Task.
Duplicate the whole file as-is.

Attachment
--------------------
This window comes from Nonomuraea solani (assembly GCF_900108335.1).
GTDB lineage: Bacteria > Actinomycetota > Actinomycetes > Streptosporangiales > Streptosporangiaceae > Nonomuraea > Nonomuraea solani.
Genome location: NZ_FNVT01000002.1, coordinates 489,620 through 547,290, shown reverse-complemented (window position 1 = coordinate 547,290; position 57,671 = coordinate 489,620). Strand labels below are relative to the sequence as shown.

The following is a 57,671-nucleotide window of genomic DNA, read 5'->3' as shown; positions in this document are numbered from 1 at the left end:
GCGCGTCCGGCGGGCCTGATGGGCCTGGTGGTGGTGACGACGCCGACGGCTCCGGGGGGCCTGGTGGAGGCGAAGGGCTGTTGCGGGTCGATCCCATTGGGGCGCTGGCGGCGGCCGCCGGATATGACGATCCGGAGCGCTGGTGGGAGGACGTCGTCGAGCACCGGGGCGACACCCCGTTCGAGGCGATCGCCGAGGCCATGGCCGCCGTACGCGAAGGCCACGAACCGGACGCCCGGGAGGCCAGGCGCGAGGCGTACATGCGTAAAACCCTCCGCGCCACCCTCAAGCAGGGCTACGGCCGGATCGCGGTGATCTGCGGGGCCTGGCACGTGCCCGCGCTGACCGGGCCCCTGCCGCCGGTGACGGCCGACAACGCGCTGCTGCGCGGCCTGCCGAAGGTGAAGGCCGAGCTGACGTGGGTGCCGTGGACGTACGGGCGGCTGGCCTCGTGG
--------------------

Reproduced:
This window comes from Nonomuraea solani (assembly GCF_900108335.1).
GTDB lineage: Bacteria > Actinomycetota > Actinomycetes > Streptosporangiales > Streptosporangiaceae > Nonomuraea > Nonomuraea solani.
Genome location: NZ_FNVT01000002.1, coordinates 489,620 through 547,290, shown reverse-complemented (window position 1 = coordinate 547,290; position 57,671 = coordinate 489,620). Strand labels below are relative to the sequence as shown.

The following is a 57,671-nucleotide window of genomic DNA, read 5'->3' as shown; positions in this document are numbered from 1 at the left end:
GCGCGTCCGGCGGGCCTGATGGGCCTGGTGGTGGTGACGACGCCGACGGCTCCGGGGGGCCTGGTGGAGGCGAAGGGCTGTTGCGGGTCGATCCCATTGGGGCGCTGGCGGCGGCCGCCGGATATGACGATCCGGAGCGCTGGTGGGAGGACGTCGTCGAGCACCGGGGCGACACCCCGTTCGAGGCGATCGCCGAGGCCATGGCCGCCGTACGCGAAGGCCACGAACCGGACGCCCGGGAGGCCAGGCGCGAGGCGTACATGCGTAAAACCCTCCGCGCCACCCTCAAGCAGGGCTACGGCCGGATCGCGGTGATCTGCGGGGCCTGGCACGTGCCCGCGCTGACCGGGCCCCTGCCGCCGGTGACGGCCGACAACGCGCTGCTGCGCGGCCTGCCGAAGGTGAAGGCCGAGCTGACGTGGGTGCCGTGGACGTACGGGCGGCTGGCCTCGTGG